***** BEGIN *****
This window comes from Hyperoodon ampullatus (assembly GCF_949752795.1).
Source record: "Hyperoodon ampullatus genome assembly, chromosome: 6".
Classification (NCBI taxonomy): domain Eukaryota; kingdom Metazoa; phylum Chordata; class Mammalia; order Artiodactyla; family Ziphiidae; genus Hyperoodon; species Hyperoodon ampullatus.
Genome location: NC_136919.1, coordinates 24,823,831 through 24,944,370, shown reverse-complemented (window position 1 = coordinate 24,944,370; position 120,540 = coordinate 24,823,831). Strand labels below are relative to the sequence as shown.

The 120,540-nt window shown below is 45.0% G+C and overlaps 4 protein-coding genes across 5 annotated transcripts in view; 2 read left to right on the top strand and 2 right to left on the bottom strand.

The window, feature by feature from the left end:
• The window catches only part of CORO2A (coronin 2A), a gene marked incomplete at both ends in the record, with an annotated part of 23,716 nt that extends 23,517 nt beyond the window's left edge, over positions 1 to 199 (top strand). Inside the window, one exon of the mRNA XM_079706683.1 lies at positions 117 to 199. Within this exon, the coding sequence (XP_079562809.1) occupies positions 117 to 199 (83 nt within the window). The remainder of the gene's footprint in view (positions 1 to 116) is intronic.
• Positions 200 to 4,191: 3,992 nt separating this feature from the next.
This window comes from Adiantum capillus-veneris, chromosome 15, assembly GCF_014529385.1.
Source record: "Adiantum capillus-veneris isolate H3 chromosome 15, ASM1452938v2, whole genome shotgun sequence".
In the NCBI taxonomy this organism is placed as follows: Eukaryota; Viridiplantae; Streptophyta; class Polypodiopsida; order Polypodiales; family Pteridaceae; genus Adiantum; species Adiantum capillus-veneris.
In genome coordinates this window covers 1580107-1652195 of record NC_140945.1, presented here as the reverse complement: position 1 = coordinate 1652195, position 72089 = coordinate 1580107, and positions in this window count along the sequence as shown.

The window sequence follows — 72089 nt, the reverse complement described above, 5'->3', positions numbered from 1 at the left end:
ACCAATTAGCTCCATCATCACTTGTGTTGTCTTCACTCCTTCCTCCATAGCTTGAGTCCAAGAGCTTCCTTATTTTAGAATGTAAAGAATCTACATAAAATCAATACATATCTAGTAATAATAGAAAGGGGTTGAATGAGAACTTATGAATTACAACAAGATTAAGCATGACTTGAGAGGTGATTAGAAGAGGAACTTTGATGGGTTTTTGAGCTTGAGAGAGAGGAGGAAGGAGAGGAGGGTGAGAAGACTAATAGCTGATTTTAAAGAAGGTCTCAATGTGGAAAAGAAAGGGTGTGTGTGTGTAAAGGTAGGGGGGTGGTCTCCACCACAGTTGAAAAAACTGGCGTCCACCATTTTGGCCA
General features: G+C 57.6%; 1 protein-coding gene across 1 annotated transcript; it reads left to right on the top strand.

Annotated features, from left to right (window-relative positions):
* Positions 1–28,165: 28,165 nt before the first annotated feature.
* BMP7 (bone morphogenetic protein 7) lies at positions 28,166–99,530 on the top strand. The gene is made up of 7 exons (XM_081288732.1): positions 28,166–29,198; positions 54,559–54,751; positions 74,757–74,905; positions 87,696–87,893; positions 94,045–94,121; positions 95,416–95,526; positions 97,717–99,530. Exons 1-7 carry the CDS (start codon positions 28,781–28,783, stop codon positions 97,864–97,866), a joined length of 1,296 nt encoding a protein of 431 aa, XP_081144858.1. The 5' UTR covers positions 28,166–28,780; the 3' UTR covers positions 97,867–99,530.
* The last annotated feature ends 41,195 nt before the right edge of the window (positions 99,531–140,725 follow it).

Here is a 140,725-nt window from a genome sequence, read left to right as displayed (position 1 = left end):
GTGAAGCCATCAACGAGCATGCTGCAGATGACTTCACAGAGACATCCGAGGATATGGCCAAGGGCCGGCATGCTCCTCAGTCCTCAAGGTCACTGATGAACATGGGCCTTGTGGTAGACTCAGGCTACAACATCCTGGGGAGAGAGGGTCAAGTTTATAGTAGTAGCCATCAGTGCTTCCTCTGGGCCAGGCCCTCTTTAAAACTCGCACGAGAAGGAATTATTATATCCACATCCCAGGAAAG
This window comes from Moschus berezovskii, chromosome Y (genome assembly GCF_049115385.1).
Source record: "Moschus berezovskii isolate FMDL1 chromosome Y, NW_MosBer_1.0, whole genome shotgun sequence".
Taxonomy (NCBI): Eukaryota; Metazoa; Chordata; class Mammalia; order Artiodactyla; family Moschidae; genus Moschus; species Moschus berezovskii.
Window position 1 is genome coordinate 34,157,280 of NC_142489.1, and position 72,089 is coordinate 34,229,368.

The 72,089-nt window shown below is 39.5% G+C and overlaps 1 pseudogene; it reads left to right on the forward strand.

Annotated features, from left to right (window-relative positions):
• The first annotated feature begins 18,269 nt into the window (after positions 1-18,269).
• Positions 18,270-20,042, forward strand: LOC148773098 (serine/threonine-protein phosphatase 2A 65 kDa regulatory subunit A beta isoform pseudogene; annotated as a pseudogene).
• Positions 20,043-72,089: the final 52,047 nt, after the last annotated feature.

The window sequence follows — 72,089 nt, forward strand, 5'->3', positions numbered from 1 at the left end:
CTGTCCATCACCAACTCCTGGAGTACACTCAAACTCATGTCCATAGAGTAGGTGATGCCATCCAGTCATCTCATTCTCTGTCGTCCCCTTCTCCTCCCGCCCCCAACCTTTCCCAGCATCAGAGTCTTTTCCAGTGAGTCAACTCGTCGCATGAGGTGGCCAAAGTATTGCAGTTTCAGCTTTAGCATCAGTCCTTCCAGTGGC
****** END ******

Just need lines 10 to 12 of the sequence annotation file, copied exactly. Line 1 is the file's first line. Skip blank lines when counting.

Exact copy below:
Source record: "Adiantum capillus-veneris isolate H3 chromosome 15, ASM1452938v2, whole genome shotgun sequence".
In the NCBI taxonomy this organism is placed as follows: Eukaryota; Viridiplantae; Streptophyta; class Polypodiopsida; order Polypodiales; family Pteridaceae; genus Adiantum; species Adiantum capillus-veneris.
In genome coordinates this window covers 1580107-1652195 of record NC_140945.1, presented here as the reverse complement: position 1 = coordinate 1652195, position 72089 = coordinate 1580107, and positions in this window count along the sequence as shown.